The only word to describe most new kid fencers when they first pick up a sword is reverent. There is power in the blade – the kind of power that elicits movies and books and songs to be written about swords all over the world. The magic in this piece of metal is palpable, and almost no one who holds a sword doesn’t feel it in some way.  To hold a sword is to feel an extension of yourself and to become stronger. It’s almost impossible to capture that feeling into words. 

In this sport, we put a heavy emphasis on taking care of our equipment to help keep everyone safe. That care comes from coaches, but it is the responsibility of fencers to take it on and make it happen. Every time we step onto the strip, we are trusting our opponent to follow the rules and keep us safe. We believe in their self-discipline and their training. Though we trust the coaches and the referees to make sure everything goes as planned, it is the fencers who carry the weight of responsibility to not go too hard or to neglect the rules and injure someone. This is not lost on kids who are fencing. 

This is a big reason that fencing is such a wonderful tool for building confidence in kids. They know the power that they’re being entrusted with, and parents of fencers are doing the right thing by giving them that opportunity. There is a pride in being able to do this sport safely, to walk that line of responsibility that has just a hint of danger. We are not jumping around a castle fighting a foe, but we still have that sense of being a hero in our own story when we are on the fencing strip. This kind of pride can propel a kid forward towards independence. From the very first time a parent watches their child pick up that sword with awe and excitement, they are fostering empowerment. 

Though allowing our kids to stand on their own two feet can be difficult at times, fencing parents give their kids an incredible treasure just by allowing them the chance to participate in swordplay. 

Philosophy of Sparring by Charles Selberg

Philosophy of sparring by Charles Selberg

Sparring is more the key to developing fencing strength or fencing proficiency than any other thing you can do. You can focus on individual lessons, group lessons, line drills, good advice, books you read, and competitive experience, but all is for not, if you don’t know how to spar.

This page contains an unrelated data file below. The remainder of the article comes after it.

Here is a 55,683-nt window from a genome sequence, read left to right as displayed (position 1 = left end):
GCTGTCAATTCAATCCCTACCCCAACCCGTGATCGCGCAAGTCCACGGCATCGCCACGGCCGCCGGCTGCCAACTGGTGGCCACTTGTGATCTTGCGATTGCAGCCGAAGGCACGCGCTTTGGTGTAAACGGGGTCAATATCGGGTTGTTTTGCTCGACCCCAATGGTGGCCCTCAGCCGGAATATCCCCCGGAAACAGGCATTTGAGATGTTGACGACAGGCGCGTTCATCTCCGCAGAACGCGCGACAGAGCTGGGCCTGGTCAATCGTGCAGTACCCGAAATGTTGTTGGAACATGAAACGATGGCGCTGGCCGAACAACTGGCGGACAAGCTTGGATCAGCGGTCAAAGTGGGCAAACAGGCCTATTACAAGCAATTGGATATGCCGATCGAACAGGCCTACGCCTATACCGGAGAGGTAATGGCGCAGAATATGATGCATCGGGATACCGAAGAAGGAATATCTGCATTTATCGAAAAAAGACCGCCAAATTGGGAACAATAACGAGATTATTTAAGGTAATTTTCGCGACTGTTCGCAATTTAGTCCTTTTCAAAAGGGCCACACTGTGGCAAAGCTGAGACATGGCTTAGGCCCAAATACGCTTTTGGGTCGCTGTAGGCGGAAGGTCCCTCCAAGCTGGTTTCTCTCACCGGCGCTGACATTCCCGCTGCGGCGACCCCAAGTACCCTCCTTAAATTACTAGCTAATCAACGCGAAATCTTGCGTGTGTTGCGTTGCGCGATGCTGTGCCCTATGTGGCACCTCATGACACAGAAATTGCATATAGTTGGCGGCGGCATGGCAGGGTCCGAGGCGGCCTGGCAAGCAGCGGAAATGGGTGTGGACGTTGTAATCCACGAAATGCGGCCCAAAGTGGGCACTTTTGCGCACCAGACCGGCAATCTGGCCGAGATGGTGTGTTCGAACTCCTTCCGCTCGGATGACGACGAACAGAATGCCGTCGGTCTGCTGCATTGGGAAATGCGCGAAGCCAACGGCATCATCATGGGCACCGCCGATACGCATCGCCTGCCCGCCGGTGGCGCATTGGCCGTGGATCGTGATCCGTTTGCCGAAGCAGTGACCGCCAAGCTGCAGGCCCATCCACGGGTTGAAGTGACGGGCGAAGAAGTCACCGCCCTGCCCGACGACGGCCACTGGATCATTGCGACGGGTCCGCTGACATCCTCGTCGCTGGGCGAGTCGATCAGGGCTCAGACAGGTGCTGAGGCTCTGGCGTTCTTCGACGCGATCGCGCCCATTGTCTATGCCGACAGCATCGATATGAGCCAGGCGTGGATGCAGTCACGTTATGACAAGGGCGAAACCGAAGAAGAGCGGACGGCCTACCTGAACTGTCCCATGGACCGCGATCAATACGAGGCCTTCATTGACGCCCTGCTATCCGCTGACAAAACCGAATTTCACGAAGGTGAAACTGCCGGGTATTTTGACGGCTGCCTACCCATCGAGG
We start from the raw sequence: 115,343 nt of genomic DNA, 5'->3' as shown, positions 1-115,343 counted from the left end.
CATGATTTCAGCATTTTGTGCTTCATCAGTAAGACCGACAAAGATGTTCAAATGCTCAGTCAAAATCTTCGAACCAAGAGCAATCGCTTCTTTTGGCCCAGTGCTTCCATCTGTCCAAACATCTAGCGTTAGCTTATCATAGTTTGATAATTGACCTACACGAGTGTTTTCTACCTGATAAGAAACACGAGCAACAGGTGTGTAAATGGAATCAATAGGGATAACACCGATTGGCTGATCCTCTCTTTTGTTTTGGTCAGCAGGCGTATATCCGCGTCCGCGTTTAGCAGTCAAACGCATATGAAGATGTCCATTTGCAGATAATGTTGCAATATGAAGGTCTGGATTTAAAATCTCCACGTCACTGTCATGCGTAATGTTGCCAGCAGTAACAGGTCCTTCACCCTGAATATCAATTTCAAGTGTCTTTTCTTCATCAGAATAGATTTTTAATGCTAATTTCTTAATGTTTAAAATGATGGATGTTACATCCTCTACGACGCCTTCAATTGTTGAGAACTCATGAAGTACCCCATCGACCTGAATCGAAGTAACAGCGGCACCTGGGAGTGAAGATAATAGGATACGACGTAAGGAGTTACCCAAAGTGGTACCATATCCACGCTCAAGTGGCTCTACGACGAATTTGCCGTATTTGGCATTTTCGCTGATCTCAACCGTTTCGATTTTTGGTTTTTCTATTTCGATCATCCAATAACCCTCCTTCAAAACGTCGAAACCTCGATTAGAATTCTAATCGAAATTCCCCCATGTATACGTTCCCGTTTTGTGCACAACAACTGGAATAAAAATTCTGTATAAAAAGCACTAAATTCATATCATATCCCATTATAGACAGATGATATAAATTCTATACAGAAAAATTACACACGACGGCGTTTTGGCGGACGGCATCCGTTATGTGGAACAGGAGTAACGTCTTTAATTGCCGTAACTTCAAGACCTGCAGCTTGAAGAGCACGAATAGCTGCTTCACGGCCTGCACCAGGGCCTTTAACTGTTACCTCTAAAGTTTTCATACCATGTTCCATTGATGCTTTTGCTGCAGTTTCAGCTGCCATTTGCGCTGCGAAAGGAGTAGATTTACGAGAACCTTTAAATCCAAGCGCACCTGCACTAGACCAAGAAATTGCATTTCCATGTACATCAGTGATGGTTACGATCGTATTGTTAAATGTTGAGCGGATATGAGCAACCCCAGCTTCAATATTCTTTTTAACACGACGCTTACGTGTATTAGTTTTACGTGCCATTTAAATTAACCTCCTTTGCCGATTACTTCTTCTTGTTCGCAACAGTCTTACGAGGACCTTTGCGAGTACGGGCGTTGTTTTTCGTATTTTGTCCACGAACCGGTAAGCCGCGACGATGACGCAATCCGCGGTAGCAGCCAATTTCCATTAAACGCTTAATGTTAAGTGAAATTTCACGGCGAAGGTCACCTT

I was a boxer for many years before I ever heard of fencing. The one thing that separated boxers from people who ended up not boxing was sparring technique. You think in boxing you have an option. Perhaps you decide to work on your development. If you think that boxing and competition are the same thing, they’re going to get out there and try to knock each other out and there can be no learning. Boxers soon learn that there has to be a way to train without making it all out warfare.  Sparring means we don’t hit hard, it means we hit for touches. When boxers learn to hit for touches, they are really learning power, because they learn to control the quality of the punch, which develops tremendous sensitivity. With the control it takes to hit lightly, you automatically learn to release your energy so that you can go as hard as you want to and there is no limit to how hard that can be given the right timing and distance. People who go on slugging all the time and cannot slow down and control the quality of their actions never learn to hit hard.  The same is true in fencing, but it is more difficult to see because in fencing you can hit someone really hard and not hurt them. You can go for touches and there is nothing that reminds you that that might not be the way to go. If you start slugging in boxing, someone gets hurt pretty fast and those two boxers quit boxing each other, so they have nobody to train with. In fencing, you have an alternative. You can fence for touches, which means competition or you can fence for sparring, which means the learning process in light competitive practice. The learning process is the focal point and the action of scoring touches is the secondary factor.